Science Weekly: The paranormal
Ian Sample discusses anomalistic psychology with Professor Chris French; music that troops listen to before battle; where the 'self' is located; water on the moon; and how a science editor was duped by a film
Presented by Ian Sample and produced by Andy Duckworth. guardian.co.uk, 28September 2009
Prof Chris French is coordinator of the anomalistic psychology research unit at Goldsmiths, University of London. He defines his field as the psychology of paranormal beliefs and of ostensibly paranormal experiences, cognition and emotion. Or 'the study of weird stuff'.
Chris is also the editor of the [UK] Skeptic magazine (listen out for the subliminal plug) and writes a column for the Guardian's science website.
We look at research carried out by Jonathan Pieslak at the City University of New York on the pumped-up music American troops use to get into the right frame of mind to face life-threatening combat situations in Iraq and Afghanistan.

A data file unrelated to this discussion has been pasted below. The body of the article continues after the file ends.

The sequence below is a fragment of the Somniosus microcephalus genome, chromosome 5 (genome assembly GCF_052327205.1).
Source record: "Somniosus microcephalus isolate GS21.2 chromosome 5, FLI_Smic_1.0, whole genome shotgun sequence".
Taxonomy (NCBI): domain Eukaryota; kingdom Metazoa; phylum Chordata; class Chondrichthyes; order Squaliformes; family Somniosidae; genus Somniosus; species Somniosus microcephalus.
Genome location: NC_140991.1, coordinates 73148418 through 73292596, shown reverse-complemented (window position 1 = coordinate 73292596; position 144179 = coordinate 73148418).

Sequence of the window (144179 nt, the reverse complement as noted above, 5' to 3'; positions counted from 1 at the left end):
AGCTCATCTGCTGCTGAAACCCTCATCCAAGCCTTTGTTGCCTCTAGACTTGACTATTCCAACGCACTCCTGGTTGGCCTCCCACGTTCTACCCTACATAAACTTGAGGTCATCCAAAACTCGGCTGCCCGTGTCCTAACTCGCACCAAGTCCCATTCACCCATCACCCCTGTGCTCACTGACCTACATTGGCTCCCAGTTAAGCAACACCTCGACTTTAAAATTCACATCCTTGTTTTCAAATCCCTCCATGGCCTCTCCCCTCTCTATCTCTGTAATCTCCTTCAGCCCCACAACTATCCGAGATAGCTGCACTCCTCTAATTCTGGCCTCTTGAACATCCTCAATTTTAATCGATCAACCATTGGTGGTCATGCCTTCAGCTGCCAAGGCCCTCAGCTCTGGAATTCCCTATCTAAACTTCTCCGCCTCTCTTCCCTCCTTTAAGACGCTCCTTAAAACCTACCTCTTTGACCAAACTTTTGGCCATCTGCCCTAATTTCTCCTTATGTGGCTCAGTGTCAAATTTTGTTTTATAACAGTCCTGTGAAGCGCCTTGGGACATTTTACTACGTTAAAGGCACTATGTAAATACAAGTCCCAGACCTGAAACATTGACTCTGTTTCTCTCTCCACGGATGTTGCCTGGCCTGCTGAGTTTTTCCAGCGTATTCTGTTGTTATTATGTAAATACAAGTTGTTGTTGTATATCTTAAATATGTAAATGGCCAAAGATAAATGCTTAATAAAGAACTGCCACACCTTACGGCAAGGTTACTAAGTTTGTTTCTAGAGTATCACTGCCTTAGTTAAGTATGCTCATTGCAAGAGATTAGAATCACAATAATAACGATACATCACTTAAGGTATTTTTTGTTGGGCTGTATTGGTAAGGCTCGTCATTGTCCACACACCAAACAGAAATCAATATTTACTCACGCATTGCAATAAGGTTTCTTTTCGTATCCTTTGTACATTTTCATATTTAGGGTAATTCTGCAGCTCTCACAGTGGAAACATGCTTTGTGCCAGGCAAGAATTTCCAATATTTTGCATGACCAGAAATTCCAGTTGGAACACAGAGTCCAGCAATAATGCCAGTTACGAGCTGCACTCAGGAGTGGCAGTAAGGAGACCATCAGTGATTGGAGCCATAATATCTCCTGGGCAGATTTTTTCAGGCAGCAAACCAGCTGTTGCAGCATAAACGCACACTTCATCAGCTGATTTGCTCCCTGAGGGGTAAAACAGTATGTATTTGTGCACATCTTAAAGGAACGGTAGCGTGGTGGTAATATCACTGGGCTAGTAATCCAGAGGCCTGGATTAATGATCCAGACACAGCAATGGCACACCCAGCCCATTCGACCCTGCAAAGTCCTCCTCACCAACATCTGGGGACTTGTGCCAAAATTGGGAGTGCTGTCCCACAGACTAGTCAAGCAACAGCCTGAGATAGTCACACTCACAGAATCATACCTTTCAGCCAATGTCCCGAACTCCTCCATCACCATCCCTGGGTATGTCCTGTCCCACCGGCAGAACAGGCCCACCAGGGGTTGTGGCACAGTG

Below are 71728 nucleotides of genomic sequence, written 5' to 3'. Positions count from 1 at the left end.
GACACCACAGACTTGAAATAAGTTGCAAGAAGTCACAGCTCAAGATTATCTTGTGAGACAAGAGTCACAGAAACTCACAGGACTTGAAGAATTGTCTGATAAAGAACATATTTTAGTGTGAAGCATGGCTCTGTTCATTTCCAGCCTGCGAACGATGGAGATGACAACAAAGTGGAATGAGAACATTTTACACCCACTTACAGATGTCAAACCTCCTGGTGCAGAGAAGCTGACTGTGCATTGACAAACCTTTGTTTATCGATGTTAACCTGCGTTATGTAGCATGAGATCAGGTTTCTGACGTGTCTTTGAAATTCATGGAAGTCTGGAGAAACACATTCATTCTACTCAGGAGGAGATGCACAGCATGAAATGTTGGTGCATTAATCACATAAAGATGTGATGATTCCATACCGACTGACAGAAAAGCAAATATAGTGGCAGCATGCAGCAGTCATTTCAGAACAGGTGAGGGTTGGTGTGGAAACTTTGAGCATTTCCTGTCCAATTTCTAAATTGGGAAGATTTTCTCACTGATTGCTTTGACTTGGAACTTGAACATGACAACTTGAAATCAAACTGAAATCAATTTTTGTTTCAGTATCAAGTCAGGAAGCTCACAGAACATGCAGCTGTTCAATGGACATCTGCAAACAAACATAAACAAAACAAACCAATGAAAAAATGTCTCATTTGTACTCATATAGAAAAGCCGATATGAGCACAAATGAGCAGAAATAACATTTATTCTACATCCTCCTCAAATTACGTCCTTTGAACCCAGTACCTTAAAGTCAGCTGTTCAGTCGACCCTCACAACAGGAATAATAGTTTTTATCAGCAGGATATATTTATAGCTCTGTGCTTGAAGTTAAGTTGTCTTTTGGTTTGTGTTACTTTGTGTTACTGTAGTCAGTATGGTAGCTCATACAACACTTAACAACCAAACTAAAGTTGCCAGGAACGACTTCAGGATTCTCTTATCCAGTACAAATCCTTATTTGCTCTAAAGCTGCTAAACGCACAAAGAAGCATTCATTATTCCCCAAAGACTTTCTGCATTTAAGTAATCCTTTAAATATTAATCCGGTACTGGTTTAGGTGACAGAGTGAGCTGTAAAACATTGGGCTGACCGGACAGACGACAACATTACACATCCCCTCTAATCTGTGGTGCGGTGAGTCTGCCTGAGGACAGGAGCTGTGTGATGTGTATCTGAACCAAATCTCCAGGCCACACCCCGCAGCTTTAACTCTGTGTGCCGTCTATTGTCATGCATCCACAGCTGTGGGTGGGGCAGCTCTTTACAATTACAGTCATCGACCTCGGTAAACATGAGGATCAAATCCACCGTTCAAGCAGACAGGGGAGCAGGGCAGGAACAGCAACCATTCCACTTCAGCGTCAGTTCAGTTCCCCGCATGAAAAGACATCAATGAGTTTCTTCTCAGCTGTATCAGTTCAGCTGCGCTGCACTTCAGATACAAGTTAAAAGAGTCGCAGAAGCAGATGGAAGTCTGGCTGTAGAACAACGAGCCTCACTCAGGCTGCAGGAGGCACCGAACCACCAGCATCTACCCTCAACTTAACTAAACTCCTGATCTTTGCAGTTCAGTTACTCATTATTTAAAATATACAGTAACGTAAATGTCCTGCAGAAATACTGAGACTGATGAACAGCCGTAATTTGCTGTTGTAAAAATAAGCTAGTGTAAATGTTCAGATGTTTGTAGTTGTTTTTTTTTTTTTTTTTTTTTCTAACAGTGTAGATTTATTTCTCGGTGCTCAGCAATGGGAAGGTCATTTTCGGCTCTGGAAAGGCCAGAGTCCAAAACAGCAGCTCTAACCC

You can read Ian Sample's blog about the research, "How the iPod became an instrument of war", which includes audio excerpts of the music and interviews not included in the podcast.
Our pod panellists discuss the discovery of water on the moon and their dream inventions.
Following comments about the Aids film House of Numbers in last week's podcast, we had a complaint about comments made by Caspar Melville. The complaint was from Caspar Melville. He explains why.
Where do you think you exist? In your head? In your stomach perhaps? It was a question asked at an event at University College London as part of The Brain Unravelled event. Liliane Lijn and Prof Frank Burnet tell us all about it.
The Guardian's environment correspondent David Adam joins us in the studio.
WARNING: contains very strong language and Alvin and the Chipmunks.
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